PostgreSQL backend protocol: wanted features
Current protocol is documented here: http://www.postgresql.org/docs/9.4/static/protocol.html
It turns out it lacks certain features, thus it makes clients more complex, slower, etc.
Here's the list of features that often appear in discussions.
Binary transfer vs exact data type
Current protocol supports text and binary transfer.
It turns out in text mode backend does not need to know the exact data type. In most cases it can
easily deduce the data type. Binary mode is typically faster, however when consuming binary,
backend assumes the data type is exact and it does not consider casts.
It would be nice to have an ability to pass a value in binary form (for efficiency) yet
make backend deduce proper data type for it.
Kevin Wooten: my biggest request is always to treat binary types as if the client “just knows” how
to handle them. There are numerous cases with the text format where the server will coerce columns
to the most correct type and it will not do this for binary requests; it just spits out a complaint
that you’ve got the wrong type.
That, and being able to switch to “prefer binary” mode in the protocol. So when I make an non-bound
request I can get the results back in binary. Currently you can only get them in text format.
This has a couple of implications. First, speed, you always have to bind before querying to get
binary results. Second is multiple SQL statements in a single request, which you
cannot do in bound requests.
Non-trivial semantics of numerics in text mode
In text mode, numerics and money types are transferred with unknown decimal separator.
This makes it hard to decode the value as it is locale-dependent.
prepared statement invalidated messages from backend
Server-prepared statement might become invalid due to table structure change, column type change,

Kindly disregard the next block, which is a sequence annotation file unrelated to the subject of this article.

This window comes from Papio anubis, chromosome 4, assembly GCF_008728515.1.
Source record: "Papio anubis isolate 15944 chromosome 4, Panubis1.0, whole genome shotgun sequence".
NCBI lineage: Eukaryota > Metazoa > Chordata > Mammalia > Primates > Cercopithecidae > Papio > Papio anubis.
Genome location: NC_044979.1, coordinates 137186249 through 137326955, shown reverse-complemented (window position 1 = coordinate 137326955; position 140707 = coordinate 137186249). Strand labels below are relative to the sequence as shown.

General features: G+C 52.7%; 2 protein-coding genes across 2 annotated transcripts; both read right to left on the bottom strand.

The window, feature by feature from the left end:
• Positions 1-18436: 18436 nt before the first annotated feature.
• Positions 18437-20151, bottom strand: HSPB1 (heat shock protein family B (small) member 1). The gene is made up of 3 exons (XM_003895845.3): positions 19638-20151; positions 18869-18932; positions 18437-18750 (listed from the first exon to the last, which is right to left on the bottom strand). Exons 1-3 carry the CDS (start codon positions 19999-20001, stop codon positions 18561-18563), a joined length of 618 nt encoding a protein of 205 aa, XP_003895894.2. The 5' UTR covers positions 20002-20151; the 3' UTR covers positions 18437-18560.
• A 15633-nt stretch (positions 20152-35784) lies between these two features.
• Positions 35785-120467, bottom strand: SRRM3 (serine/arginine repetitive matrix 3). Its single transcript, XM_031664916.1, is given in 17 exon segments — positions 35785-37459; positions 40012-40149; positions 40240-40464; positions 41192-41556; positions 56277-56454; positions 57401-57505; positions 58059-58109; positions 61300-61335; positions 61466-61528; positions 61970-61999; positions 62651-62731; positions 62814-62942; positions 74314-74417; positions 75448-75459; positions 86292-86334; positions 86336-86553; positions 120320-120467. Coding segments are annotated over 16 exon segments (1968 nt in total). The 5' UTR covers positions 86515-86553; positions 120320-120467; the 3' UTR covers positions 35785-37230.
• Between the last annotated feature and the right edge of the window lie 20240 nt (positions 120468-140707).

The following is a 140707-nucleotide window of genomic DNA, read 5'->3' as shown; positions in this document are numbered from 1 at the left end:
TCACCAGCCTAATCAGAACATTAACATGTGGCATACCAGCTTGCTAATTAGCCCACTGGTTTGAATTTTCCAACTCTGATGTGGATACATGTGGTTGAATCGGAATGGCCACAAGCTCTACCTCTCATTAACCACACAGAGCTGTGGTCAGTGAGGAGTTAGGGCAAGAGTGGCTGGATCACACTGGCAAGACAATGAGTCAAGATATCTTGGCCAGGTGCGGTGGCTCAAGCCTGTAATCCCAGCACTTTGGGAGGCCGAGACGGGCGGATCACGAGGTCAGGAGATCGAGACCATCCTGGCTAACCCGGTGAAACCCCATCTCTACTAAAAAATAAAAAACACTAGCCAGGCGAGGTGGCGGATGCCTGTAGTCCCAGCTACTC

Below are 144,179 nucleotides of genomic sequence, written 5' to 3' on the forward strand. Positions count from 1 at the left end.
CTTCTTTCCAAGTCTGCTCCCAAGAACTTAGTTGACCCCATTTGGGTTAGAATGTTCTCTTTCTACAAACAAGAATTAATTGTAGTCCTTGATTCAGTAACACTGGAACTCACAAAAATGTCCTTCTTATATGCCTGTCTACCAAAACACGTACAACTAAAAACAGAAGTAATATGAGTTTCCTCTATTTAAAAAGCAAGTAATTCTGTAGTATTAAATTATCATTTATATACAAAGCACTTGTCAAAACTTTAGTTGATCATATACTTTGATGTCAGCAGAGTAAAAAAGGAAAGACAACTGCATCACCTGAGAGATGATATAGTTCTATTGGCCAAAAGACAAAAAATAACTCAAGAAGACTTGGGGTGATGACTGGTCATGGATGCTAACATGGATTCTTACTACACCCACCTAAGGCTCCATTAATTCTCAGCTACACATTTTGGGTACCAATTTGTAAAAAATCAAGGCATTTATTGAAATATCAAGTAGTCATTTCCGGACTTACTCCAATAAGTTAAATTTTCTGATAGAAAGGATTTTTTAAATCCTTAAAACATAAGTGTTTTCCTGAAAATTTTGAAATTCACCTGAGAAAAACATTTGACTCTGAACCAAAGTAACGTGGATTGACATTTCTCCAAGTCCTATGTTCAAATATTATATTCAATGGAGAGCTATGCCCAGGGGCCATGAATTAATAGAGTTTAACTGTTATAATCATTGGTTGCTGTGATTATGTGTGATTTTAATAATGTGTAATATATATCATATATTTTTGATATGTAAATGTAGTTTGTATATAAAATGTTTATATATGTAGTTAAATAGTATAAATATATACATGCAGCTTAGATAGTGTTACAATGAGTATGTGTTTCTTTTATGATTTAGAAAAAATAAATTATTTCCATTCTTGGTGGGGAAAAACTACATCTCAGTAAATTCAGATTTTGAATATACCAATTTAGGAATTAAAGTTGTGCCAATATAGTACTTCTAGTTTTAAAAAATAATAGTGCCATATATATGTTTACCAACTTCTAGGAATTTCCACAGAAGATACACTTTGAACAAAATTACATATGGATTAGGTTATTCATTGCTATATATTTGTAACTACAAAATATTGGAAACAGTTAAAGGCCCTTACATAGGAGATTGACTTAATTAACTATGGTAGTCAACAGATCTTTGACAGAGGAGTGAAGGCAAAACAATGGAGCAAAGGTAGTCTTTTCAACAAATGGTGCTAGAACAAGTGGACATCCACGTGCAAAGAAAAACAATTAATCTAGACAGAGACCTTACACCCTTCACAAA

It results in "your prepared statement is no longer valid". This is no fun.
- Uniform headers (type byte). Some messages (startup, ssl, etc) don't have the type byte marker.
This is annoying.
- Byte type re-use. The type byte is re-used across senders and receivers. It is unambiguous,
but it is still very weird.
- Query pipelining. There has been much discussion about it. I don't have a clear conclusion other
than it's somehow possible, but requires driver support (keep track of sent/received messages
and errors). This could be easily handled with protocol support, like using a unique id for every
message and including in the reply that id.
- Cluster support. Real production environments are clusters (sets of PostgreSQL servers
using any kind of replication). Protocol should be concerned with this, specially if some HA
mechanisms are built into the protocol.
- Server metadata without authentication. Some messages should be able to be exchanged
to get information about servers (like version, read/write state and probably others) without
having to authenticate and involve in lengthy processes.
- No out-of-band messages (like query cancellation)
- Simplified design (current is too complex and with too many messages)
- Specified in a formal syntax (I mean not English, a formal language for specifying it) and
with a TCK (Test Compatibility Kit)
- Allow some controlled form of protocol extensibility
- A back-pressure method for query results
- All the "usual suspects": support for binary format, partial query results,
large objects and so on
- compressed streams over network
- "query response status" messages being sent in plain text (
select 10, etc.).
Having some binary there would make things easier to parse.
- unable to use prepared statements for
set "application_name"=..., etc